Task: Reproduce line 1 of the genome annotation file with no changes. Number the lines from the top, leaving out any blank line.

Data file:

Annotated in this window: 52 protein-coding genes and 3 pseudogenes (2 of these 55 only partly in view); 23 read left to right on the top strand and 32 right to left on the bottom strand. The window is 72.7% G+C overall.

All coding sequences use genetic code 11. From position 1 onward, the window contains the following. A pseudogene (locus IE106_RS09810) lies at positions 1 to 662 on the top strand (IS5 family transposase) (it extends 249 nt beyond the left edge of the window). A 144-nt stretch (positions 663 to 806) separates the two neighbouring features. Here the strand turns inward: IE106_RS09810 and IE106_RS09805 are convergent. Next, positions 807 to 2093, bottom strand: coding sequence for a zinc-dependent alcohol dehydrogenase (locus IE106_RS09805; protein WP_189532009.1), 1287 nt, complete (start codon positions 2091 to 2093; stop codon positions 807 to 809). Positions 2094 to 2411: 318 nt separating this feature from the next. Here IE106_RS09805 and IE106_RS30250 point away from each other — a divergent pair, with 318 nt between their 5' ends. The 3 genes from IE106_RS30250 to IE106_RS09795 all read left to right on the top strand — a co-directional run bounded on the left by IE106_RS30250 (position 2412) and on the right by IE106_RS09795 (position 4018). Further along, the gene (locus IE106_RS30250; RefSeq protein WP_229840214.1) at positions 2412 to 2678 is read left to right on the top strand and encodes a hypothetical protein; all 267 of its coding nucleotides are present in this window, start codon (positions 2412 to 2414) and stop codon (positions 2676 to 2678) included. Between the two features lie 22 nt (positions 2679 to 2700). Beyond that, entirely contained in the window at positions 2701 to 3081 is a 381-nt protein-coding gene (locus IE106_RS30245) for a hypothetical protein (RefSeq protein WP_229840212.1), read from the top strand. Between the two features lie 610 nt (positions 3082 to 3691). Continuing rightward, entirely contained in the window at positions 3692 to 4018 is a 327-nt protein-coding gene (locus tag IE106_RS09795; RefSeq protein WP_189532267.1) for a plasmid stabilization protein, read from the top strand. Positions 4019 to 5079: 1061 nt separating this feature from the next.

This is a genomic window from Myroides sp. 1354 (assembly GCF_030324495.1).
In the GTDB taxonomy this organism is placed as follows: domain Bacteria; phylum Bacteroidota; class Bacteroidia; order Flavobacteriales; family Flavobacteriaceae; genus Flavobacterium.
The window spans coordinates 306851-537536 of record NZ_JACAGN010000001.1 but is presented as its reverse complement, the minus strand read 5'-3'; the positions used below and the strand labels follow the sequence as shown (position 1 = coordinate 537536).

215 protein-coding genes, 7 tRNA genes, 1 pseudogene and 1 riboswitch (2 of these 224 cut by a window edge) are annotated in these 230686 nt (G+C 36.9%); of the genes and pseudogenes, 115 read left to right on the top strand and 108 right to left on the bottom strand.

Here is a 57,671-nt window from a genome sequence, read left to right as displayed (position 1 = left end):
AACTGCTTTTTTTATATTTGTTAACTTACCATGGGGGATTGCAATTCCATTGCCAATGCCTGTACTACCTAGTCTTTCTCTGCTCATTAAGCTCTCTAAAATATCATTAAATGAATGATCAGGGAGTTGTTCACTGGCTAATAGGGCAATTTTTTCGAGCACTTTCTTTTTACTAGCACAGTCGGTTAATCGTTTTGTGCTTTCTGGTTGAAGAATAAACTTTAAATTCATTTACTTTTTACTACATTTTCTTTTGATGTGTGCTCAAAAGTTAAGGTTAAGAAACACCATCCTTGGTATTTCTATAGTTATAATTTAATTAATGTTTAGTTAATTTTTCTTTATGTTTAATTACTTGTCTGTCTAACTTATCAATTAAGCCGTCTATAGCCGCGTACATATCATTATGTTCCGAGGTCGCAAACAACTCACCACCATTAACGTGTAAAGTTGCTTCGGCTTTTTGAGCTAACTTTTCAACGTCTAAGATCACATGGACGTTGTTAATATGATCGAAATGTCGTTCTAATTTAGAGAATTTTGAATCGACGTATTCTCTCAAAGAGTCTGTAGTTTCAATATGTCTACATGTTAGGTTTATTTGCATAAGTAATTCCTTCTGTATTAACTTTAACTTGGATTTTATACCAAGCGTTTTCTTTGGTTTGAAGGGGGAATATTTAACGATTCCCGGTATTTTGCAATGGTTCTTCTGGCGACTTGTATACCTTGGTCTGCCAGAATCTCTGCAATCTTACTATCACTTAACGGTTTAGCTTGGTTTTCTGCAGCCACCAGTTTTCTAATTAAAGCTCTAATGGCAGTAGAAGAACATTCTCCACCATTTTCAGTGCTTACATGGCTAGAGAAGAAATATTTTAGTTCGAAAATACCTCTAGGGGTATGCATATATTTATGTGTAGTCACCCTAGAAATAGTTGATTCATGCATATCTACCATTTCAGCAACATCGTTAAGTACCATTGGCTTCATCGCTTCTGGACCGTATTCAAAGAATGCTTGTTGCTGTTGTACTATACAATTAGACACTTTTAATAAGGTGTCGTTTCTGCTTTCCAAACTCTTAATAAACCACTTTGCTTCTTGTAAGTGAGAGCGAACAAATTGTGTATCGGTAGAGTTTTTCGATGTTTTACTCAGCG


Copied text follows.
Annotated in this window: 52 protein-coding genes and 3 pseudogenes (2 of these 55 only partly in view); 23 read left to right on the top strand and 32 right to left on the bottom strand. The window is 72.7% G+C overall.